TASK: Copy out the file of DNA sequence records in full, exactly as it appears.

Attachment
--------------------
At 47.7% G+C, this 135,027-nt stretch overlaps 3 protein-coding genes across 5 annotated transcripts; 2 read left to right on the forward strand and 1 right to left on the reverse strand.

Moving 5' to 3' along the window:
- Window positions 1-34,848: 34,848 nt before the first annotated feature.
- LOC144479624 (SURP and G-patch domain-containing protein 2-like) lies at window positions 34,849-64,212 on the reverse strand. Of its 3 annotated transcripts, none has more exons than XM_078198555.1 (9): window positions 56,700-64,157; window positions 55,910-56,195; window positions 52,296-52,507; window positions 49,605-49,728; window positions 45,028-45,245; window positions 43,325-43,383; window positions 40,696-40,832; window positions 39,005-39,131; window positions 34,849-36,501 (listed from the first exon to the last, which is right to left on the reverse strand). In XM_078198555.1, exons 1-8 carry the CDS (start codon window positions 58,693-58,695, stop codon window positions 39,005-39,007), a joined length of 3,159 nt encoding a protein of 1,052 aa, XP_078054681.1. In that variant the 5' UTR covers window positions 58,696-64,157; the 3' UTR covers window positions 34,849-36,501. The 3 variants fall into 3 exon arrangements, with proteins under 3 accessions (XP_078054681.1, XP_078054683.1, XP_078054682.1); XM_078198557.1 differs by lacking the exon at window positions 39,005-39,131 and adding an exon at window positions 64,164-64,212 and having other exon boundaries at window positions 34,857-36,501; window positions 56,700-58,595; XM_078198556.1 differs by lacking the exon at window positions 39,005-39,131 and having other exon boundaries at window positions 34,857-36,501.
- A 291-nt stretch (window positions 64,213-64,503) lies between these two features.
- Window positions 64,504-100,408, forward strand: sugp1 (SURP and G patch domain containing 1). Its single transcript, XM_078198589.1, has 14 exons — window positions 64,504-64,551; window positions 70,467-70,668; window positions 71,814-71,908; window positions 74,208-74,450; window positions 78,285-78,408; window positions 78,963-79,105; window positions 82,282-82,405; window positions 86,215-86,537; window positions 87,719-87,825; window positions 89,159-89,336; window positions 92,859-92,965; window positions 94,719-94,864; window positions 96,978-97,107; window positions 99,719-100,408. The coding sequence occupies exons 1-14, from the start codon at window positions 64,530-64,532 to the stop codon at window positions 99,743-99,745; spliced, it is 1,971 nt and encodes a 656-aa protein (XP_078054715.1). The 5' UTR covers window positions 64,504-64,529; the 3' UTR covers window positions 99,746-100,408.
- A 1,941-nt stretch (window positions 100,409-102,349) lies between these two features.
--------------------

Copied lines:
At 47.7% G+C, this 135,027-nt stretch overlaps 3 protein-coding genes across 5 annotated transcripts; 2 read left to right on the forward strand and 1 right to left on the reverse strand.

Moving 5' to 3' along the window:
- Window positions 1-34,848: 34,848 nt before the first annotated feature.
- LOC144479624 (SURP and G-patch domain-containing protein 2-like) lies at window positions 34,849-64,212 on the reverse strand. Of its 3 annotated transcripts, none has more exons than XM_078198555.1 (9): window positions 56,700-64,157; window positions 55,910-56,195; window positions 52,296-52,507; window positions 49,605-49,728; window positions 45,028-45,245; window positions 43,325-43,383; window positions 40,696-40,832; window positions 39,005-39,131; window positions 34,849-36,501 (listed from the first exon to the last, which is right to left on the reverse strand). In XM_078198555.1, exons 1-8 carry the CDS (start codon window positions 58,693-58,695, stop codon window positions 39,005-39,007), a joined length of 3,159 nt encoding a protein of 1,052 aa, XP_078054681.1. In that variant the 5' UTR covers window positions 58,696-64,157; the 3' UTR covers window positions 34,849-36,501. The 3 variants fall into 3 exon arrangements, with proteins under 3 accessions (XP_078054681.1, XP_078054683.1, XP_078054682.1); XM_078198557.1 differs by lacking the exon at window positions 39,005-39,131 and adding an exon at window positions 64,164-64,212 and having other exon boundaries at window positions 34,857-36,501; window positions 56,700-58,595; XM_078198556.1 differs by lacking the exon at window positions 39,005-39,131 and having other exon boundaries at window positions 34,857-36,501.
- A 291-nt stretch (window positions 64,213-64,503) lies between these two features.
- Window positions 64,504-100,408, forward strand: sugp1 (SURP and G patch domain containing 1). Its single transcript, XM_078198589.1, has 14 exons — window positions 64,504-64,551; window positions 70,467-70,668; window positions 71,814-71,908; window positions 74,208-74,450; window positions 78,285-78,408; window positions 78,963-79,105; window positions 82,282-82,405; window positions 86,215-86,537; window positions 87,719-87,825; window positions 89,159-89,336; window positions 92,859-92,965; window positions 94,719-94,864; window positions 96,978-97,107; window positions 99,719-100,408. The coding sequence occupies exons 1-14, from the start codon at window positions 64,530-64,532 to the stop codon at window positions 99,743-99,745; spliced, it is 1,971 nt and encodes a 656-aa protein (XP_078054715.1). The 5' UTR covers window positions 64,504-64,529; the 3' UTR covers window positions 99,746-100,408.
- A 1,941-nt stretch (window positions 100,409-102,349) lies between these two features.